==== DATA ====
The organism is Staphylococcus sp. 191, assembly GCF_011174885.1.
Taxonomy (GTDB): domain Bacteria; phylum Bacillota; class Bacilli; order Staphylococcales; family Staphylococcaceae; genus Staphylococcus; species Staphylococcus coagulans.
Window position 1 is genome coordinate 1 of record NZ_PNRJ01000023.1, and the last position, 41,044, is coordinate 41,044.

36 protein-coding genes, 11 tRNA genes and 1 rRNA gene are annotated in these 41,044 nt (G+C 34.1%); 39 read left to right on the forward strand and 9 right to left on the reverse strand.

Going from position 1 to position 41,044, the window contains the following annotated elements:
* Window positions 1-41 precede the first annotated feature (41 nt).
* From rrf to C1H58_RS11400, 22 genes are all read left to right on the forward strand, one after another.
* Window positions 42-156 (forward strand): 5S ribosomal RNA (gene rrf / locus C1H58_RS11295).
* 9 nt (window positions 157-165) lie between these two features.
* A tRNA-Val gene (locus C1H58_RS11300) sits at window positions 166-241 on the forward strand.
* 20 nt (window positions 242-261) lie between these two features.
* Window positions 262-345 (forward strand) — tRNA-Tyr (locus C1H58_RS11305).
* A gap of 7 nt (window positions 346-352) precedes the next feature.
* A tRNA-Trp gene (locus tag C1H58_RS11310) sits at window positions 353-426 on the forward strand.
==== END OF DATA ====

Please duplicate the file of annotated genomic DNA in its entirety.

The organism is Staphylococcus sp. 191, assembly GCF_011174885.1.
Taxonomy (GTDB): domain Bacteria; phylum Bacillota; class Bacilli; order Staphylococcales; family Staphylococcaceae; genus Staphylococcus; species Staphylococcus coagulans.
Window position 1 is genome coordinate 1 of record NZ_PNRJ01000023.1, and the last position, 41,044, is coordinate 41,044.

36 protein-coding genes, 11 tRNA genes and 1 rRNA gene are annotated in these 41,044 nt (G+C 34.1%); 39 read left to right on the forward strand and 9 right to left on the reverse strand.

Going from position 1 to position 41,044, the window contains the following annotated elements:
* Window positions 1-41 precede the first annotated feature (41 nt).
* From rrf to C1H58_RS11400, 22 genes are all read left to right on the forward strand, one after another.
* Window positions 42-156 (forward strand): 5S ribosomal RNA (gene rrf / locus C1H58_RS11295).
* 9 nt (window positions 157-165) lie between these two features.
* A tRNA-Val gene (locus C1H58_RS11300) sits at window positions 166-241 on the forward strand.
* 20 nt (window positions 242-261) lie between these two features.
* Window positions 262-345 (forward strand) — tRNA-Tyr (locus C1H58_RS11305).
* A gap of 7 nt (window positions 346-352) precedes the next feature.
* A tRNA-Trp gene (locus tag C1H58_RS11310) sits at window positions 353-426 on the forward strand.